Britain was the first country to set the time throughout a region to one standard time. The railways cared most about the inconsistencies of local time, and they forced a uniform time on the country.
The original idea was credited to Dr. William Hyde Wollaston (1766-1828) and was popularized by Abraham Follett Osler (1808-1903). The Great Western Railway was the first to adopt London time, in November 1840. Other railways followed suit, and by 1847 most (though not all) railways used London time.
On September 22, 1847, the Railway Clearing House, an industry standards body, recommended that GMT be adopted at all stations as soon as the General Post Office permitted it. The transition occurred on December 1 for several railways.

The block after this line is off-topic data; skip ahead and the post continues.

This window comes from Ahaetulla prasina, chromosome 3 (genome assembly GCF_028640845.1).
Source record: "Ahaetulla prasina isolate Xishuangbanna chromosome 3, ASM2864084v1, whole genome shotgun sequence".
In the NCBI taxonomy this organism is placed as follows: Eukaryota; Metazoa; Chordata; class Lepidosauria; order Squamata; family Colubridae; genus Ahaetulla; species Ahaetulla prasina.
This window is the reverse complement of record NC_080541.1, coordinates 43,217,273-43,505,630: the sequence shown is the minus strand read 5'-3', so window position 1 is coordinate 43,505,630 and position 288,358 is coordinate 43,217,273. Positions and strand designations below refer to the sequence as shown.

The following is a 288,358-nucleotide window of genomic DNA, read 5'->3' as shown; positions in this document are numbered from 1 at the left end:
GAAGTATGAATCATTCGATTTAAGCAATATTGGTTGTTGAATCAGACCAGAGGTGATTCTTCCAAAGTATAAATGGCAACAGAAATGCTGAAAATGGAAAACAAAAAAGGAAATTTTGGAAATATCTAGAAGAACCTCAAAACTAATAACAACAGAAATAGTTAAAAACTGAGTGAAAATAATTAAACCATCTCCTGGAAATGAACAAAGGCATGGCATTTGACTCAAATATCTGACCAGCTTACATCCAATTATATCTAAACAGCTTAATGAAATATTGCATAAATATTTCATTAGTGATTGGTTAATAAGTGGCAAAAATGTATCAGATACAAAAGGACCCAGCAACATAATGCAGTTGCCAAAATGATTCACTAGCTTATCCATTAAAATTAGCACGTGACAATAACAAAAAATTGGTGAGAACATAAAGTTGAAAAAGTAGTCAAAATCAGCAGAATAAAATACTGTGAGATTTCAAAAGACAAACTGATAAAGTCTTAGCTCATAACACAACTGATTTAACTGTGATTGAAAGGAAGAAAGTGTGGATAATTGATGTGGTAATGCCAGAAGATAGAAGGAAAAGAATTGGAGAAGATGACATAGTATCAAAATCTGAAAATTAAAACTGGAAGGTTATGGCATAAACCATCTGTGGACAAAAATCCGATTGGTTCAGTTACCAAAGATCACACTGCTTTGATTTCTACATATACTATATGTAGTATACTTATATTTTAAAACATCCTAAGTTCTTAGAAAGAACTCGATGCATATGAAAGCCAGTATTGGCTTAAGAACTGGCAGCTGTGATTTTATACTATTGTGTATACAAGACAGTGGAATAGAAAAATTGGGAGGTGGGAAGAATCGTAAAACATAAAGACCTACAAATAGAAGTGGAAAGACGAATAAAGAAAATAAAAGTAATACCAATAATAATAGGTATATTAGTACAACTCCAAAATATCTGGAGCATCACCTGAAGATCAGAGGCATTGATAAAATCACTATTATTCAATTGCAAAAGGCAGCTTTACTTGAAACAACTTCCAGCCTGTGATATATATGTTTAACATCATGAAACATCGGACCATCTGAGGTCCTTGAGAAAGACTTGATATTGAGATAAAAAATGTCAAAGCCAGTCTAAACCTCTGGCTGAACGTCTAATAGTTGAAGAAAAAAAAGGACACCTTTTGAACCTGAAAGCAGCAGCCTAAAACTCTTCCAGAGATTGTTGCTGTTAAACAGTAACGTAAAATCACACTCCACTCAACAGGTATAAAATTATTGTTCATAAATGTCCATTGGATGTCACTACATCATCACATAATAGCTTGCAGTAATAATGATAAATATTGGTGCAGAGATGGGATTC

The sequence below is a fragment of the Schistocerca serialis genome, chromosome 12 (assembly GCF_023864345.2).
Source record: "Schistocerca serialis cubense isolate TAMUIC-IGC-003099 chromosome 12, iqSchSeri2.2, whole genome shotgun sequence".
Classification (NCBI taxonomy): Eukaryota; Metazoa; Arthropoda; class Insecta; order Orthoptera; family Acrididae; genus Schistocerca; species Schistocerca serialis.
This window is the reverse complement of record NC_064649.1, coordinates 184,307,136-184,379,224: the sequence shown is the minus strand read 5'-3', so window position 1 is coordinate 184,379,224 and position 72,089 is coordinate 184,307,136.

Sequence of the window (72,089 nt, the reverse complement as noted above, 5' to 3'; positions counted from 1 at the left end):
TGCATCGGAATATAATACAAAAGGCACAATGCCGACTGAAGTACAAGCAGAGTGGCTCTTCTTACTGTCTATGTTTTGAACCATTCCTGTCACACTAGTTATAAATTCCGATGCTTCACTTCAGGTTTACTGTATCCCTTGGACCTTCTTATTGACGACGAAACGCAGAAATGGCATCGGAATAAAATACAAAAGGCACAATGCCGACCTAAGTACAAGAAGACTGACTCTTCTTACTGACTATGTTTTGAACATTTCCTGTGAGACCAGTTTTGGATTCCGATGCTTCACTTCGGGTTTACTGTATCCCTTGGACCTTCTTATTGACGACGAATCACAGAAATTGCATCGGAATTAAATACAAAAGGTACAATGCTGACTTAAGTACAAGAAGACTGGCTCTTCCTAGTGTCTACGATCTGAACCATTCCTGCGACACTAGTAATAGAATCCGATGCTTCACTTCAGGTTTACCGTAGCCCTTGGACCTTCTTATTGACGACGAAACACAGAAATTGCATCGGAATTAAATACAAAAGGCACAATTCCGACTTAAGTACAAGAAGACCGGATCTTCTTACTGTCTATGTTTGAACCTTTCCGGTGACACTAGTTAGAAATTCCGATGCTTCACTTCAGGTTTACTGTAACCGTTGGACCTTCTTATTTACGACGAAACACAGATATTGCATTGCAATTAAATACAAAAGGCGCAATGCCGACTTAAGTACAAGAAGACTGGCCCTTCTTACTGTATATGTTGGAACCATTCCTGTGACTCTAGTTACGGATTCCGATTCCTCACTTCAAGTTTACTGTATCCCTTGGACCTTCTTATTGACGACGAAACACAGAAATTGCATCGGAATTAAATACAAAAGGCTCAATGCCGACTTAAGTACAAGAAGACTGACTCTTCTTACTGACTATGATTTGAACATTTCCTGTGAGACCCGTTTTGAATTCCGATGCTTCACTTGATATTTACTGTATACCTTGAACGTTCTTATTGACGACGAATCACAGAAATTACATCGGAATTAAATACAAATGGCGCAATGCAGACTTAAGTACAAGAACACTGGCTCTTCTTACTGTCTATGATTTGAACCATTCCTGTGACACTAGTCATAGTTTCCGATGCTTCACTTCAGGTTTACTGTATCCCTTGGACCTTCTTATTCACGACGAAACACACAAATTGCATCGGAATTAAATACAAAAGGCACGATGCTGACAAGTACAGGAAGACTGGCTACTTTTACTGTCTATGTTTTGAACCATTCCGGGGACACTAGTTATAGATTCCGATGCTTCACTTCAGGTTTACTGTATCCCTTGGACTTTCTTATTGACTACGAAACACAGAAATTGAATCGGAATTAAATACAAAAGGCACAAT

By 1855, the vast majority of public clocks in Britain were set to GMT (though some, like the great clock on Tom Tower at Christ Church, Oxford, were fitted with two minute hands, one for local time and one for GMT). The last major holdout was the legal system, which stubbornly stuck to local time for many years, leading to oddities like polls opening at 08:13 and closing at 16:13. The legal system finally switched to GMT when the Statutes (Definition of Time) Act took effect on August 2, 1880.
Standard time in time zones was instituted in the U.S. and Canada by the railroads on November 18, 1883. (info from webexhibits.org) (photo from londontoolkit.com)